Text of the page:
Confidence fills the offices of Sweden’s upstart Pirate Party thanks to their recent victory in the EU elections. Now, the youthful political party is focusing its sights on Sweden’s government.
The group has announced that not only will it be running in next year’s general national election, but it will also field contestants in local council elections. Rick Falkvinge, the leader of the Pirates, wrote in the Dagens Nyheter newspaper “The Pirate Party is needed to protect citizens’ integrity and private lives against surveillance-minded and information-gathering populist authorities, even on a local political level.”
Falkvinge cited government mandates like the requirement to show identification to search for information at public libraries and public transport registration of the movements of its passengers as personal liberty infringements that need to be addressed.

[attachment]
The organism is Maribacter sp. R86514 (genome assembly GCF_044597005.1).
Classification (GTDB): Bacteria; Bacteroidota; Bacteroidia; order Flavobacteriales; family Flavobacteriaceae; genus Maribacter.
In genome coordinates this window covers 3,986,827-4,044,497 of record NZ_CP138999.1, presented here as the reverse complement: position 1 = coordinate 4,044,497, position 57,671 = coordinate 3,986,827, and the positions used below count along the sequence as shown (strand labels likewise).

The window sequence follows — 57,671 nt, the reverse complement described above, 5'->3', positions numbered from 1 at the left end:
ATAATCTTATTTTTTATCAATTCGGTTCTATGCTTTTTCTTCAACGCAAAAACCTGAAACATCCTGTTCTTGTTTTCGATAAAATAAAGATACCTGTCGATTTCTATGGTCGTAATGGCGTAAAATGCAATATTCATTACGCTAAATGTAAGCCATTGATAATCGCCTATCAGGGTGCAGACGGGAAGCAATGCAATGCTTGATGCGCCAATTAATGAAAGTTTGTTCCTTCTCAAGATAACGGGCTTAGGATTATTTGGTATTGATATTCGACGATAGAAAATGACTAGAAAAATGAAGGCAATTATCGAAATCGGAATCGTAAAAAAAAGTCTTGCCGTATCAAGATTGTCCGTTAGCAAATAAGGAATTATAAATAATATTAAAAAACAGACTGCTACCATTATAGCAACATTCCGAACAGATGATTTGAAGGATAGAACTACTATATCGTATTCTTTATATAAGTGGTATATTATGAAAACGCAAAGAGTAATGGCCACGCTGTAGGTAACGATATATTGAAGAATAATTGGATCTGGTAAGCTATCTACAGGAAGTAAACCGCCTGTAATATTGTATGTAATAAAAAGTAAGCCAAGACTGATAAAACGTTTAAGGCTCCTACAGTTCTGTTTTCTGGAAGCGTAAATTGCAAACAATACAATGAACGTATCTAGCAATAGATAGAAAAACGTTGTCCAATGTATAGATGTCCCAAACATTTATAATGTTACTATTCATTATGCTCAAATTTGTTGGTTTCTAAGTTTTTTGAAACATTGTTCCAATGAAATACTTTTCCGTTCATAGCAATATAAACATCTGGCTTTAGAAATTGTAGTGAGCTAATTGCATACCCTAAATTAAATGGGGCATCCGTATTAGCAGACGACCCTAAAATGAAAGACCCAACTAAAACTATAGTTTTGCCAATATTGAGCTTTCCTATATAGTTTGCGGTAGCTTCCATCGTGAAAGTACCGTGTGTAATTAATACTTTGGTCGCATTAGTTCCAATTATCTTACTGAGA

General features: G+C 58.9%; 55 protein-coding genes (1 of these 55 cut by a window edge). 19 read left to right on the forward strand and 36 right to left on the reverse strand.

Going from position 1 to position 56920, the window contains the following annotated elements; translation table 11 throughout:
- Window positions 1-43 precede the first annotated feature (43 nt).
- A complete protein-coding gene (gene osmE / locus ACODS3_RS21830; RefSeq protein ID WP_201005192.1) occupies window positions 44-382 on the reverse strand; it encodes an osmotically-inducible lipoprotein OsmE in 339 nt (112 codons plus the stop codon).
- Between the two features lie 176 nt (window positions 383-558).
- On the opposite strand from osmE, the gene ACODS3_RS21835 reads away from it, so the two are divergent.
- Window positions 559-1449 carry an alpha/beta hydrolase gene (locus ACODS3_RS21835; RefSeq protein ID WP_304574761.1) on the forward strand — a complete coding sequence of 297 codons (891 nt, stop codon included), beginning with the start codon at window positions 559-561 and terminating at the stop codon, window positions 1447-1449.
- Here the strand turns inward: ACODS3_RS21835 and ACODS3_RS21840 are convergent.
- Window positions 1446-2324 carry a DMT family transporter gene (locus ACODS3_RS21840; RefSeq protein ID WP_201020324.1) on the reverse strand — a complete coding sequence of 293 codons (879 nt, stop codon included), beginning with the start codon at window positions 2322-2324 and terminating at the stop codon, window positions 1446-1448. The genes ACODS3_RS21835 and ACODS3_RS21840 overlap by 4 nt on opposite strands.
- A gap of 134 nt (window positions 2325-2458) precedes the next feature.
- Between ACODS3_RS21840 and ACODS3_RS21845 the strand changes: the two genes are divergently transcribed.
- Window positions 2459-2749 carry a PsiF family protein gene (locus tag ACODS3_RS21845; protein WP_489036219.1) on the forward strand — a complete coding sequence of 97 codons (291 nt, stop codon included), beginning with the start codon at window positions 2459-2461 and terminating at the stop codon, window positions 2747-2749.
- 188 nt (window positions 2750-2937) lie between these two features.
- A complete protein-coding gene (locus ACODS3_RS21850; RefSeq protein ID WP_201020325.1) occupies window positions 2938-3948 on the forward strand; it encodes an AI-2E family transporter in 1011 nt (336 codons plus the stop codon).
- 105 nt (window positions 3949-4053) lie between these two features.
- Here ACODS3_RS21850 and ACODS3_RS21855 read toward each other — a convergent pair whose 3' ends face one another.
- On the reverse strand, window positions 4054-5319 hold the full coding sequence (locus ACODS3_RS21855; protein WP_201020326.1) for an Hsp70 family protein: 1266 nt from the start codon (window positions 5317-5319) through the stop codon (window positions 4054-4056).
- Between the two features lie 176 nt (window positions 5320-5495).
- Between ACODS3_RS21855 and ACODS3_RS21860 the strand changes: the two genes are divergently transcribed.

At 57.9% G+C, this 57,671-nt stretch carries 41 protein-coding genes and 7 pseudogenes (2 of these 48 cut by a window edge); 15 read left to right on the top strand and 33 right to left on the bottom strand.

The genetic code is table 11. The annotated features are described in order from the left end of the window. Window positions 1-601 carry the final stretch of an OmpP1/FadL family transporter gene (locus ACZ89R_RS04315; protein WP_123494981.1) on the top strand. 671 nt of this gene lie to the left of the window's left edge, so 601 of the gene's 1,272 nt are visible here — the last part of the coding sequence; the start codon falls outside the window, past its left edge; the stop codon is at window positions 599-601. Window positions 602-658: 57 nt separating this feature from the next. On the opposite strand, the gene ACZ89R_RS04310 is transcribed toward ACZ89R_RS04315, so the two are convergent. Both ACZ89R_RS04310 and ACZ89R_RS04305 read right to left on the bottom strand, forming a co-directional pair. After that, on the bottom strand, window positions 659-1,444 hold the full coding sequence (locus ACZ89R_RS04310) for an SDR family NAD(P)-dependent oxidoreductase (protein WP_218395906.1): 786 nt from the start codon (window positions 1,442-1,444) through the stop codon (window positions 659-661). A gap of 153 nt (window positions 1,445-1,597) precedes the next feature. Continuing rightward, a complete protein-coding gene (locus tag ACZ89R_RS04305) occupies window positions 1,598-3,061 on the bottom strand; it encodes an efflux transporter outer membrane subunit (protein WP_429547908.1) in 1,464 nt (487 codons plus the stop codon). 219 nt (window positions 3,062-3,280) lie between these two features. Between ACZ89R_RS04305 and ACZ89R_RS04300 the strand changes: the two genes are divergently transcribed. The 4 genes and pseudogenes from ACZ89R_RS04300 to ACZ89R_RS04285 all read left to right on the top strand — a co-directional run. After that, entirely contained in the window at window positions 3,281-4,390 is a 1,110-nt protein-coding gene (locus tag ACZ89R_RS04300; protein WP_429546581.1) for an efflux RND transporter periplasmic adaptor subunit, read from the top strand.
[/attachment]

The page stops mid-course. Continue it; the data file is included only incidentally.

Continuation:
The domestic platform of the Pirate Party is to change Swedish legislation to encourage the evolution of the information society, which is characterised by openness and diversity, according to The Local.
Among its initiatives, the group wants to introduce open source software in Swedish schools, expand the public’s right to access information, and encourage the government to improve its national security. In a bid to assure voters the Pirates are not just a bunch of computer-addicted hacks, Falkvinge states that only the very brightest members will be allowed to run in local elections.
See more at Swedish newsource, The Local.